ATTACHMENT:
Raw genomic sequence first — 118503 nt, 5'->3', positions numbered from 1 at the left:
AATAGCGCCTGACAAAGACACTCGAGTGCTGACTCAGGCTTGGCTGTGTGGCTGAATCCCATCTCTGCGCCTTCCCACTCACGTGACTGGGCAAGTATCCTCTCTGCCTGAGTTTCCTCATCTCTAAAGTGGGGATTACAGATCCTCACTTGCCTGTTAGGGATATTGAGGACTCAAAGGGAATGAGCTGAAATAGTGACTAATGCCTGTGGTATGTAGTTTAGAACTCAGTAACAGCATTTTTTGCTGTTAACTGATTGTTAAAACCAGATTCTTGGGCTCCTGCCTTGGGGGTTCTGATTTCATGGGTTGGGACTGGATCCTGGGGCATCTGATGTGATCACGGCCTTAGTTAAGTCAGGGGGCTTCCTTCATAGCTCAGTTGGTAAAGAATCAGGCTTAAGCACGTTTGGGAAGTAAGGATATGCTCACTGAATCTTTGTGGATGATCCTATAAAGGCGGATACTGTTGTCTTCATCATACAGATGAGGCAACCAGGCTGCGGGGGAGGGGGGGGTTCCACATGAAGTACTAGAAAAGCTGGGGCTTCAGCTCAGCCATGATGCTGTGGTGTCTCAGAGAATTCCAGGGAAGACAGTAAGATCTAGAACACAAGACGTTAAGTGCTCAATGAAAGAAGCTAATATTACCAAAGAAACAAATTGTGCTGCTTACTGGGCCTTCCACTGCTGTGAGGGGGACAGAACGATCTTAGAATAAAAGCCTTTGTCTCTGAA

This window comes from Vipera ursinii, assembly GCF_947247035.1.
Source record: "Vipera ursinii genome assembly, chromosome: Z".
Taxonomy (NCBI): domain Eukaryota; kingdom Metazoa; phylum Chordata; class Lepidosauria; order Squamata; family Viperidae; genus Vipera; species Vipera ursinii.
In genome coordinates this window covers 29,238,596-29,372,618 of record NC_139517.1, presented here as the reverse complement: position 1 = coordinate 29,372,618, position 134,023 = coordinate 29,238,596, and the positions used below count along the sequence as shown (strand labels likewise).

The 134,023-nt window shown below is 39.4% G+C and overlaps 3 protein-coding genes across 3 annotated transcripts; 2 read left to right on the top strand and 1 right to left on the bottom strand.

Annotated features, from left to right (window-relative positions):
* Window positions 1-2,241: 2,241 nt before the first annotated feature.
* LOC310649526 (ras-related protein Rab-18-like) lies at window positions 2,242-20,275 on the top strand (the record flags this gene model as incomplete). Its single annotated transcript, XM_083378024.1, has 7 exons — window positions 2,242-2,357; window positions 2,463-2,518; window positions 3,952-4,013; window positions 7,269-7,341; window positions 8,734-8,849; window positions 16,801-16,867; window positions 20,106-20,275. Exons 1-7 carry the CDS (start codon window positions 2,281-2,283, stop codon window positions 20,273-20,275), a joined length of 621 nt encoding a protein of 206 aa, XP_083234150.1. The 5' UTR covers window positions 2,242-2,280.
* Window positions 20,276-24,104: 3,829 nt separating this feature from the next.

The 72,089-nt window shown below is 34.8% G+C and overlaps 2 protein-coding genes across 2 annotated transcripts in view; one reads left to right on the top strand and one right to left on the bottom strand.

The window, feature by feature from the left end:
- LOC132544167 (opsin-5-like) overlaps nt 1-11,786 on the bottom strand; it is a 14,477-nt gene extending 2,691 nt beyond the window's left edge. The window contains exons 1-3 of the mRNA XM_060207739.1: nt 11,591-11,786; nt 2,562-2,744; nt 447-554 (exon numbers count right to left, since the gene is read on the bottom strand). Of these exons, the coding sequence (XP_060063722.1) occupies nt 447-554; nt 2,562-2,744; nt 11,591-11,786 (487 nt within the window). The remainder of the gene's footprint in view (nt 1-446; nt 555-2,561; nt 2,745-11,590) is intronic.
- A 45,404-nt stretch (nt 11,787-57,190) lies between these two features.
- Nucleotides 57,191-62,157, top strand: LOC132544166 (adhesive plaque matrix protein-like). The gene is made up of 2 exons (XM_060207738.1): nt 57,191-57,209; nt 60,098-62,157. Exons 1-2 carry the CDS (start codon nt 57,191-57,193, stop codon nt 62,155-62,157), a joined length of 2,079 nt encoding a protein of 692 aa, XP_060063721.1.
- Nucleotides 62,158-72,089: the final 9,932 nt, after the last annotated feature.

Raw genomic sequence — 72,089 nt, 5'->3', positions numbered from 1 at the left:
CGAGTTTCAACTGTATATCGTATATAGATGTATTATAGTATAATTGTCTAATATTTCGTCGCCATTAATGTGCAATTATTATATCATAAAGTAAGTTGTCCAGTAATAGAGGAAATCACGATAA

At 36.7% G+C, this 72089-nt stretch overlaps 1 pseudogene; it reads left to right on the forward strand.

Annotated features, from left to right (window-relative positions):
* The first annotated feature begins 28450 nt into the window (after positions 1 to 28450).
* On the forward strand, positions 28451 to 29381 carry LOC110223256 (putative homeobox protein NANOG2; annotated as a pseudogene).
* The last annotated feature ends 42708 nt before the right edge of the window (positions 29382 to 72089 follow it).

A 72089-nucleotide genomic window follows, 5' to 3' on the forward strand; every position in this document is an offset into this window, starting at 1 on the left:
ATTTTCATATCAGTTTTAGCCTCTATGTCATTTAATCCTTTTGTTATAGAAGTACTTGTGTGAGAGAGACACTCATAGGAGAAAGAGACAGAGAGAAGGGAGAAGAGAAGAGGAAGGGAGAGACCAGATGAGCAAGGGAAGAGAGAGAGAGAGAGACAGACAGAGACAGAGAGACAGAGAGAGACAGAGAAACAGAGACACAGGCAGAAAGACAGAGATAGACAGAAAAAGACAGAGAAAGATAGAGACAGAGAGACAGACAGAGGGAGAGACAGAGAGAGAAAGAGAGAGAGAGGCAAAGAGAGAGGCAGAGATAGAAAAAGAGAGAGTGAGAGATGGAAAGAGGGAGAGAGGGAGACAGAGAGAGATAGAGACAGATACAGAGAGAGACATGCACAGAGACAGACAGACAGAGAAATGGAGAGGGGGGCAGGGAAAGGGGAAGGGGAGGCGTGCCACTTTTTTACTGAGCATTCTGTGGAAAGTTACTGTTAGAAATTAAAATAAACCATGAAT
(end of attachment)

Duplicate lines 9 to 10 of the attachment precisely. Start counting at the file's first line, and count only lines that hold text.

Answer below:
* Window positions 1-2,241: 2,241 nt before the first annotated feature.
* LOC310649526 (ras-related protein Rab-18-like) lies at window positions 2,242-20,275 on the top strand (the record flags this gene model as incomplete). Its single annotated transcript, XM_083378024.1, has 7 exons — window positions 2,242-2,357; window positions 2,463-2,518; window positions 3,952-4,013; window positions 7,269-7,341; window positions 8,734-8,849; window positions 16,801-16,867; window positions 20,106-20,275. Exons 1-7 carry the CDS (start codon window positions 2,281-2,283, stop codon window positions 20,273-20,275), a joined length of 621 nt encoding a protein of 206 aa, XP_083234150.1. The 5' UTR covers window positions 2,242-2,280.